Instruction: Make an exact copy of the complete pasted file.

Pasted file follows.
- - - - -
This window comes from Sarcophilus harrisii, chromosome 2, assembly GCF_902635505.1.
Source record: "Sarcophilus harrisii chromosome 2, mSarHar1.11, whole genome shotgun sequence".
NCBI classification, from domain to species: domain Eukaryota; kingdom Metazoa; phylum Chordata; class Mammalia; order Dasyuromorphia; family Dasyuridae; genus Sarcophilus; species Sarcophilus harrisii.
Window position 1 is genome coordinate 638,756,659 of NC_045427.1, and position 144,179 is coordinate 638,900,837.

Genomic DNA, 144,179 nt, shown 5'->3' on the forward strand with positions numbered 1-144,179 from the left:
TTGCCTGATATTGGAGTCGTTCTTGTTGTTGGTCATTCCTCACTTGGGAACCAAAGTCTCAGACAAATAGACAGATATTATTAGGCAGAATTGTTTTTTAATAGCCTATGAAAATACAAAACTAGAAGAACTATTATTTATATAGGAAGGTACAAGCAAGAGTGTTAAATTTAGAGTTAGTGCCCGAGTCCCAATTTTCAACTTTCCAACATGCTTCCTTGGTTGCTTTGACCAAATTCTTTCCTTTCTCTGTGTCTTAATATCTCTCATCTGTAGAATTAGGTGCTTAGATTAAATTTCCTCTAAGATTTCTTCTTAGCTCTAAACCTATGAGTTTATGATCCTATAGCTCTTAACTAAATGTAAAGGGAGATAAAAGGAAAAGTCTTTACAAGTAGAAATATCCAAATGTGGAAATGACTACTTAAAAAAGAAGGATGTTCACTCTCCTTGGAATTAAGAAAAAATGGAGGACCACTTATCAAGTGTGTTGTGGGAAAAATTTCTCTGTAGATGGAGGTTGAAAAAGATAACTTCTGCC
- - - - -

This window comes from Sarcophilus harrisii, chromosome 2, assembly GCF_902635505.1.
Source record: "Sarcophilus harrisii chromosome 2, mSarHar1.11, whole genome shotgun sequence".
NCBI classification, from domain to species: domain Eukaryota; kingdom Metazoa; phylum Chordata; class Mammalia; order Dasyuromorphia; family Dasyuridae; genus Sarcophilus; species Sarcophilus harrisii.
Window position 1 is genome coordinate 638,756,659 of NC_045427.1, and position 144,179 is coordinate 638,900,837.

Genomic DNA, 144,179 nt, shown 5'->3' on the forward strand with positions numbered 1-144,179 from the left:
TTGCCTGATATTGGAGTCGTTCTTGTTGTTGGTCATTCCTCACTTGGGAACCAAAGTCTCAGACAAATAGACAGATATTATTAGGCAGAATTGTTTTTTAATAGCCTATGAAAATACAAAACTAGAAGAACTATTATTTATATAGGAAGGTACAAGCAAGAGTGTTAAATTTAGAGTTAGTGCCCGAGTCCCAATTTTCAACTTTCCAACATGCTTCCTTGGTTGCTTTGACCAAATTCTTTCCTTTCTCTGTGTCTTAATATCTCTCATCTGTAGAATTAGGTGCTTAGATTAAATTTCCTCTAAGATTTCTTCTTAGCTCTAAACCTATGAGTTTATGATCCTATAGCTCTTAACTAAATGTAAAGGGAGATAAAAGGAAAAGTCTTTACAAGTAGAAATATCCAAATGTGGAAATGACTACTTAAAAAAGAAGGATGTTCACTCTCCTTGGAATTAAGAAAAAATGGAGGACCACTTATCAAGTGTGTTGTGGGAAAAATTTCTCTGTAGATGGAGGTTGAAAAAGATAACTTCTGCC